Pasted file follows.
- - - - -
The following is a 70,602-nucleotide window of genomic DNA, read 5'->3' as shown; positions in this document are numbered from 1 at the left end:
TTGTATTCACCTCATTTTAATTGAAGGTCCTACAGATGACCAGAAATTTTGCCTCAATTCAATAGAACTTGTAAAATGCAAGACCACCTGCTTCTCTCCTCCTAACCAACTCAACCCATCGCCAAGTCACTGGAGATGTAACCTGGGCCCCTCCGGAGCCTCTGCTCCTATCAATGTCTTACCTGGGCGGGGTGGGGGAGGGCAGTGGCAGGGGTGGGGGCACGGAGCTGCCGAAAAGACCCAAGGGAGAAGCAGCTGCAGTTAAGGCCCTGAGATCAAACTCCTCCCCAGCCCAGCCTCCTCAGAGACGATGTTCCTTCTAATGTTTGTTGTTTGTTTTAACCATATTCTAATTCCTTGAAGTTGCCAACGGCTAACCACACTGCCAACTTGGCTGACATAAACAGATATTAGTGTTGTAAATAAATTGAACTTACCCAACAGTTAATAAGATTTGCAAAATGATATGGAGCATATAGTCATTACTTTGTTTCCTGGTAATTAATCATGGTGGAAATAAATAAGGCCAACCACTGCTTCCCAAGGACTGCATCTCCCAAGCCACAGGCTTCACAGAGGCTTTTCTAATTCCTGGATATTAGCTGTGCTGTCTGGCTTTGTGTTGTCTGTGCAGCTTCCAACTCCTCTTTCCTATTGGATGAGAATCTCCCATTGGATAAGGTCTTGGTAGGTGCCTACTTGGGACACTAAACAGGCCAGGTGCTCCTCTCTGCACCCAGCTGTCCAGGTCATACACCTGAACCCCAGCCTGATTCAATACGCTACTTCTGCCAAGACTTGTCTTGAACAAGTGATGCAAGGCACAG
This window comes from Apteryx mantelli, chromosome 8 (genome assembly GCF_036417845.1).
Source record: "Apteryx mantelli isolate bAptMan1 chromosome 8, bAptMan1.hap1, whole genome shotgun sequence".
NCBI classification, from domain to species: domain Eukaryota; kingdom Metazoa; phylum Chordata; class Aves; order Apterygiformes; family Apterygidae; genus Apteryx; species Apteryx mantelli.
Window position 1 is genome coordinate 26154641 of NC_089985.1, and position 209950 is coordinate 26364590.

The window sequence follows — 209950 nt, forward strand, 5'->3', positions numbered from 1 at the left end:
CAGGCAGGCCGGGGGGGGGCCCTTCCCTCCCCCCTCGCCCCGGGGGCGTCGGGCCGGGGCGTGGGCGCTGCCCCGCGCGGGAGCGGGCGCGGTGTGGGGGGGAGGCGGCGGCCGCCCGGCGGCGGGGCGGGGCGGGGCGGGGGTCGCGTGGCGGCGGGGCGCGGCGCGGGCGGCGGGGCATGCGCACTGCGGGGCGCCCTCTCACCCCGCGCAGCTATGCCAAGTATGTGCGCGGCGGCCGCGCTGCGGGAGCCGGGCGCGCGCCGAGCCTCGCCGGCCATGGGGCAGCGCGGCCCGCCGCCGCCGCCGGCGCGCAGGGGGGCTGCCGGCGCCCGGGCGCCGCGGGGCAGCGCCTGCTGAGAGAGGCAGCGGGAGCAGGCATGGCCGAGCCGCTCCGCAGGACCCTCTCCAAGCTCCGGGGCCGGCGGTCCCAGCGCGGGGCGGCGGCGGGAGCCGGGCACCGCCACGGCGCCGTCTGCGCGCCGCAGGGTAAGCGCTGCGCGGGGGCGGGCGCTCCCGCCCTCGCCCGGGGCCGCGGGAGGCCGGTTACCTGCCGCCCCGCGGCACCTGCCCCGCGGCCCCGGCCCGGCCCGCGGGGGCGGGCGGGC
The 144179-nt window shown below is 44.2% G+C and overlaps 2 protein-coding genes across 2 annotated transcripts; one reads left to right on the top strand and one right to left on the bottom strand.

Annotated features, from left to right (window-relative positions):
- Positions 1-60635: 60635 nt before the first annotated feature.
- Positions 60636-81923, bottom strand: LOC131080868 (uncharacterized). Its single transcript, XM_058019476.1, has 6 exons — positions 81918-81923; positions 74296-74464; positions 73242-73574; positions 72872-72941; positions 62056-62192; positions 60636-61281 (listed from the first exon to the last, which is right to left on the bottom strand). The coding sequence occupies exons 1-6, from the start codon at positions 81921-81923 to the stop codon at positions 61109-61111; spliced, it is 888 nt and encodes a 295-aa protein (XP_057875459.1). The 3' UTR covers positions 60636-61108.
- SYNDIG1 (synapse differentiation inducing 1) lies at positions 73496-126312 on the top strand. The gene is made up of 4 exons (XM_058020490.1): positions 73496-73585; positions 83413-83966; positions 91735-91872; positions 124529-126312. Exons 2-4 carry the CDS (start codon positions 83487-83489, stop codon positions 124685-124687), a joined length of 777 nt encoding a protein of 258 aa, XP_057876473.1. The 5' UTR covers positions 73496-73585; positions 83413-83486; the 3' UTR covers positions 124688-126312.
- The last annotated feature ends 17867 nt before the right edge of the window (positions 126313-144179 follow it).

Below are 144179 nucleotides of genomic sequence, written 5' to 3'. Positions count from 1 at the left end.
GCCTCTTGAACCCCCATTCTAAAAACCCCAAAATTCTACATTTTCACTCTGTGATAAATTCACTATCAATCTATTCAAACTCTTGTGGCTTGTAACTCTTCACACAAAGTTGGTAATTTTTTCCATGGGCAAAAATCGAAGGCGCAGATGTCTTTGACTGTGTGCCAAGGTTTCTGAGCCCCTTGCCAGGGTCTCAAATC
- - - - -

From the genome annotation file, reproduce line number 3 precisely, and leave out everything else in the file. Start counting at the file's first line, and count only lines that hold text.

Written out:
This window comes from Apteryx mantelli, chromosome 8 (genome assembly GCF_036417845.1).